Hospicare is pleased to announce that Sara Worden has stepped into a new role as Director of Development and Community Relations! Sara has more than ten years of experience in community-facing service, relationship-building, and event coordination here in our region, the last three years here in Hospicare, where she has cultivated valuable relationships with providers and human service partners. 

Sara has a unique and authentic vision for a future where Hospicare is more interconnected with our community and its values, and grounded in a place of gratitude and hope. Sara says “I’ve loved working at Hospicare and I’m excited to serve our community in this new capacity! I look forward to strengthening our relationships in the community to ensure a long lasting and thriving organization that provides kindhearted care to Cortland and Tompkins counties. Don’t hesitate to reach out at any time with questions or ideas for collaboration!”

You are invited to join Sara and Joe Sammons for virtual open office hours on Zoom. Tuesday, September 14, 4-5pm. Sara can be reached at sworden@hospicare.org or 607-272-0212.

The Beauty of What Remains

By Rebecca Schillenback

What is left when someone we love has gone from our sight?  What remains when a beloved person has died?  What will be left of us, after we are gone?  Can beauty be found in what remains?

In his book The Beauty of What Remains, Rabbi Steve Leder offers a gentle meditation upon these questions.  Drawing from the lessons he has gleaned from his years as the senior rabbi of one of the largest synagogues in the world, Leder’s many miles spent walking with people ‘through the valley of the shadow of death’ have led him to understand that it is actually death that can show us how to live and love more deeply.  With great compassion, Leder approaches the loss and grief that visit us because of death, and asks us to consider what gifts and opportunities might also be found there. 

Of course, it’s so understandable to wish for a life without the losses and griefs of death.  But Leder suggests that if such a wish were granted, while we could gain time and safety to a degree that is almost incomprehensible, we would also paradoxically lose something urgent and precious that defines our very humanity and propels us to love.   In the end, Leder proposes that it is precisely the urgency of love, and the preciousness of what and who we love about living, that are an indelible quality of being human, and of the beauty of what remains when death has taken someone we love from us.

All of the great spiritual traditions wrestle with the reality of our human finitude, and give voice to our many responses to the given-ness of our mortal condition.  Many stories, songs, poems, faiths, philosophies, hypotheses, and cosmologies have been crafted by our spiritual ancestors and by our contemporaries, through the millennia and modernity, to grapple with our shared condition.  Steve Leder’s book is another lovely offering in this long tradition.  Please join us as we explore this gentle book, and use Leder’s reflections as our guide for creating and connecting with ‘the beauty of what remains.’  

Book Discussion: The Beauty of What Remains, by Steve Leder

This event will include an interactive discussion of the book, The Beauty of What Remains.  Rebecca Schillenback will lead us through an exploration of spirituality, grief and what can be learned from this book. Held via Zoom. Registration is required by September 20th. For more information contact the Bereavement staff via phone at 607-272-0212 or send an email. Login details will be provided after registration.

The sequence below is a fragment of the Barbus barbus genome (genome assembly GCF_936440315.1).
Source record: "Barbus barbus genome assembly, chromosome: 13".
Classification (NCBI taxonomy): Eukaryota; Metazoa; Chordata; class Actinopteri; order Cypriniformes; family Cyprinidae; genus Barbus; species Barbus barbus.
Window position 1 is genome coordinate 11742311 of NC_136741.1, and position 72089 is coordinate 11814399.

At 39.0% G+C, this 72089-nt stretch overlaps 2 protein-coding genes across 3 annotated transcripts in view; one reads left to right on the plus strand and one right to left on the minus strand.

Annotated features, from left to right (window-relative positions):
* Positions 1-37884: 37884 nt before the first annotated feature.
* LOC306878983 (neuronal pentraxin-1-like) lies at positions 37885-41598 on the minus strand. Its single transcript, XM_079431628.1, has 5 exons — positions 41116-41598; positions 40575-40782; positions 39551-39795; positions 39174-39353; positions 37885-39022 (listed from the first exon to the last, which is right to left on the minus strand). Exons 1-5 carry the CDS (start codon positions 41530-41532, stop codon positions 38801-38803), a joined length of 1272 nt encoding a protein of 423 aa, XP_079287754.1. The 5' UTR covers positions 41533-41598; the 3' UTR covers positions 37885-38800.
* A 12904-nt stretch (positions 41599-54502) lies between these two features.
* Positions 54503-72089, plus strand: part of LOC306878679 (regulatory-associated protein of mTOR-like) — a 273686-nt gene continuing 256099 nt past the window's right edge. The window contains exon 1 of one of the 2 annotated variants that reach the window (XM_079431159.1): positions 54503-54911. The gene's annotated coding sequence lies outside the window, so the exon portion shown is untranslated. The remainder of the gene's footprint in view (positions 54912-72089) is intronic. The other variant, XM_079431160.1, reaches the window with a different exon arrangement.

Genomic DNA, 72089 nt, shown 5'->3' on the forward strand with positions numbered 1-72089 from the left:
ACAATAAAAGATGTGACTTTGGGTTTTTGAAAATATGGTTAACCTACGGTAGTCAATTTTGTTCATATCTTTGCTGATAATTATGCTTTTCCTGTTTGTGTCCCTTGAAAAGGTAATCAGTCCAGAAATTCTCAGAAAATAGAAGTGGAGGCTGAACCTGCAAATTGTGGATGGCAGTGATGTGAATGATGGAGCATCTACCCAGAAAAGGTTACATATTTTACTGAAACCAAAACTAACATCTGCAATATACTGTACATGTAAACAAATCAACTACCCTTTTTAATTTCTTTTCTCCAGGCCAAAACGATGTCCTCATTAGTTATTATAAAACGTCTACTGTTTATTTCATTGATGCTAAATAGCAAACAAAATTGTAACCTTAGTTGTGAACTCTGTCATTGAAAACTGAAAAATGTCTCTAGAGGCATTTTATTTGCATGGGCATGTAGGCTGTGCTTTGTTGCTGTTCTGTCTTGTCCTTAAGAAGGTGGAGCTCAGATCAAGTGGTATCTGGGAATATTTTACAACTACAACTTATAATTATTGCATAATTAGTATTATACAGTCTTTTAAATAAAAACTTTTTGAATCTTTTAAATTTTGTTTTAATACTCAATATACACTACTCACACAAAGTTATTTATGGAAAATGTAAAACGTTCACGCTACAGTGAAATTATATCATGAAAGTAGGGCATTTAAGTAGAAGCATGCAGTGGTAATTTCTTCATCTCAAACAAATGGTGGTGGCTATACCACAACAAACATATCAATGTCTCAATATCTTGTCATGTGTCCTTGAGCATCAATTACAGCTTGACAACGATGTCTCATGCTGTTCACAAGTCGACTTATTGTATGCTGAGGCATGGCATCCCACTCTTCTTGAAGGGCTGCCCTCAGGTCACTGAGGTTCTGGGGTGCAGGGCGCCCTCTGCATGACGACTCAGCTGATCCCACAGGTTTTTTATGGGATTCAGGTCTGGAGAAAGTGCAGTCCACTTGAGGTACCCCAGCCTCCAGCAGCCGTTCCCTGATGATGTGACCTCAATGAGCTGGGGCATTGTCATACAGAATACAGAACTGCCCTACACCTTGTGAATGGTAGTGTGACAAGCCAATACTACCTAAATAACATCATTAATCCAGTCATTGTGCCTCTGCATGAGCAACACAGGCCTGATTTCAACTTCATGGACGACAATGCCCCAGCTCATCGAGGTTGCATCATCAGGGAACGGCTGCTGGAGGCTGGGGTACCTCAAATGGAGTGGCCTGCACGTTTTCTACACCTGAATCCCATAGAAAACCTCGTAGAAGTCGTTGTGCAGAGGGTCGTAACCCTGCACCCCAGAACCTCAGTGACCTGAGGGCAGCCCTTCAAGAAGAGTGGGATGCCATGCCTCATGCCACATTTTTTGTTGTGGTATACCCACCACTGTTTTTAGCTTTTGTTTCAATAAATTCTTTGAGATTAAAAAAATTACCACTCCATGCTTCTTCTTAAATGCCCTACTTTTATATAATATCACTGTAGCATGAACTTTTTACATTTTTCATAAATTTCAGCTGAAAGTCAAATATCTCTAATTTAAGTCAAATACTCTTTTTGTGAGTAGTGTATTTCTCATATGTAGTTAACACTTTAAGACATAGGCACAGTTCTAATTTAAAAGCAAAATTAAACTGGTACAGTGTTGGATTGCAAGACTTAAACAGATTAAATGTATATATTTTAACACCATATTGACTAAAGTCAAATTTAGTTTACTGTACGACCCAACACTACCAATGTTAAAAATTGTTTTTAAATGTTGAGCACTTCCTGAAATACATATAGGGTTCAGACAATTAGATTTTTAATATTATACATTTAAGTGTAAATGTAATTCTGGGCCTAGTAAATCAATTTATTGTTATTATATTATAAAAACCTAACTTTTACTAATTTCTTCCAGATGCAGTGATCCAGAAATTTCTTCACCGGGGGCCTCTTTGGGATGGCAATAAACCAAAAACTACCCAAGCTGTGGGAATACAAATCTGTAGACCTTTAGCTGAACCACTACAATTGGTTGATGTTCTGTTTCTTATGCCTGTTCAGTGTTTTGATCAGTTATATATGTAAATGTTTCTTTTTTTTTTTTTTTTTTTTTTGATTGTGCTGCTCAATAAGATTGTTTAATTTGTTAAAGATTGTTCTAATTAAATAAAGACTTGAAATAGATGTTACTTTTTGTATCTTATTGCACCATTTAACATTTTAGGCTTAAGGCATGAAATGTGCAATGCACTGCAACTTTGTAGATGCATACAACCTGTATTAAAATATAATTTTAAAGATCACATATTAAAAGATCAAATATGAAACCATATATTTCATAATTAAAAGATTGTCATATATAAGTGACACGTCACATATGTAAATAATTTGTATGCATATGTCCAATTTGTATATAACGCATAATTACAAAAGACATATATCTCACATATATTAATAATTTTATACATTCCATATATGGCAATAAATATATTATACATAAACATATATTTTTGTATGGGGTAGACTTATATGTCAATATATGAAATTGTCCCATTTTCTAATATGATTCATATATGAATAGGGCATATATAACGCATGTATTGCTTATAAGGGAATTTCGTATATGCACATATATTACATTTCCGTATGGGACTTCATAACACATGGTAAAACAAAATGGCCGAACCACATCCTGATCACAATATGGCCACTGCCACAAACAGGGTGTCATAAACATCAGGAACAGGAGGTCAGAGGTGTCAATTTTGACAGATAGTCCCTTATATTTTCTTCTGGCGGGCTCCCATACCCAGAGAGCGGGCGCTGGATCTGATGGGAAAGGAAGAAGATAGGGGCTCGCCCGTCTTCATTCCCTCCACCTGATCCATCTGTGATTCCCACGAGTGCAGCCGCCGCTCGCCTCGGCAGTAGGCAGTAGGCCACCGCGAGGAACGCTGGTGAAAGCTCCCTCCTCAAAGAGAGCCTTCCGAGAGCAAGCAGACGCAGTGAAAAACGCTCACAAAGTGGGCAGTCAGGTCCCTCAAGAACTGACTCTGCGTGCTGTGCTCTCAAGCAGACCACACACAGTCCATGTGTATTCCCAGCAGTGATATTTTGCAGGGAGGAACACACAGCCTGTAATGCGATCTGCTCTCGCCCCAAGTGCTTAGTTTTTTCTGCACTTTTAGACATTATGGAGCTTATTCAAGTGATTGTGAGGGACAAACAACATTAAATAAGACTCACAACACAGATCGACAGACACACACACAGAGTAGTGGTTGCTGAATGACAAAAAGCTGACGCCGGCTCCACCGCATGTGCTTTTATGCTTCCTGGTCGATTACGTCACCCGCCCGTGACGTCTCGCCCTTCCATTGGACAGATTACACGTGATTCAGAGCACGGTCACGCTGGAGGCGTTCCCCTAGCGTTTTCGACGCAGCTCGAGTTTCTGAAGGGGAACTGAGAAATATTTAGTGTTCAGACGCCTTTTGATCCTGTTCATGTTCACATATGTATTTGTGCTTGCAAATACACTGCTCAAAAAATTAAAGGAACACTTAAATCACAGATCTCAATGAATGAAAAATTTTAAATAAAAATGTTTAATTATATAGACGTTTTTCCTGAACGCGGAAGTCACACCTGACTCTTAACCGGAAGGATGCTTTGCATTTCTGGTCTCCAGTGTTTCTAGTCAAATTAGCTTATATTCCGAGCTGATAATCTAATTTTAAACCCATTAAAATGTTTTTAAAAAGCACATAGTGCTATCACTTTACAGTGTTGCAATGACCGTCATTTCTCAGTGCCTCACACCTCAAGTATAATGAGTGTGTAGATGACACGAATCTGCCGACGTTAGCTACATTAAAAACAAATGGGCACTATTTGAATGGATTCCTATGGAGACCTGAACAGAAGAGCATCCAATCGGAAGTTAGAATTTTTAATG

The Nature Conservancy Reports on Women Swimmin’ for Hospicare

Swimmin’ to a Clean Water Future in the Finger Lakes

By Liz Galst, Communications Manager, New York Marketing and Communications

Phosphorous and nitrogen pollution pose a threat to the region’s water quality. Here’s what we’re doing to help—and how you can take part.

The health of the lake has a big impact on the health of our organization and our ability to deliver services.

SARA WORDEN
Hospicare Acting Director of Development and Community Relations

Welcome to our New Board Members

Hospicare is pleased to announce that three new members have joined our board of directors.  Please join us in welcoming Aloja Aierewele, Jerry Dietz, and Laurie Mante!

“Of all the ways that community members give to Hospicare, the gift of time is perhaps the most selfless,” said Executive Director Joe Sammons. “We are so grateful that Aloja, Jerry and Laurie have decided to offer their time, skills, and expertise to our organization’s mission of providing compassionate care to Cortland and Tompkins counties. Together, we are Hospicare — and we are so fortunate to welcome three new board members who demonstrate such care and commitment to the spirit and mission of Hospicare.”

Left to right: Laurie Mante, Aloja Aierewele, Jerry Dietz

Laurie Mante is the executive director of Kendal at Ithaca. She came to the Ithaca area in 2019 after spending 28 years in various leadership positions in aging services in the Albany, New York area. Laurie’s professional experience includes numerous roles with nursing homes, assisted living, and adult day services, as well as four years as the executive director of the community hospice. Laurie has a passion for quality hospice and palliative care services that are rooted in personal and professional experiences. Laurie lives in Lansing with her husband Tom and daughter Mary Kate.

Aloja Aiereweleis is a human service professional with a medical background. Trained in pastoral ministry, Aloja has worked with nonprofit organizations for 15 years to help individuals and families live stable and productive lives. He is currently the Energy Warriors program coordinator at Cornell Cooperative Extension. Aloja is the recipient of the Jane Y. Hartz Outstanding Human Service Worker Award, which honors a frontline worker whose dedicated efforts make a real and measurable difference in the everyday health and wellbeing of the people served.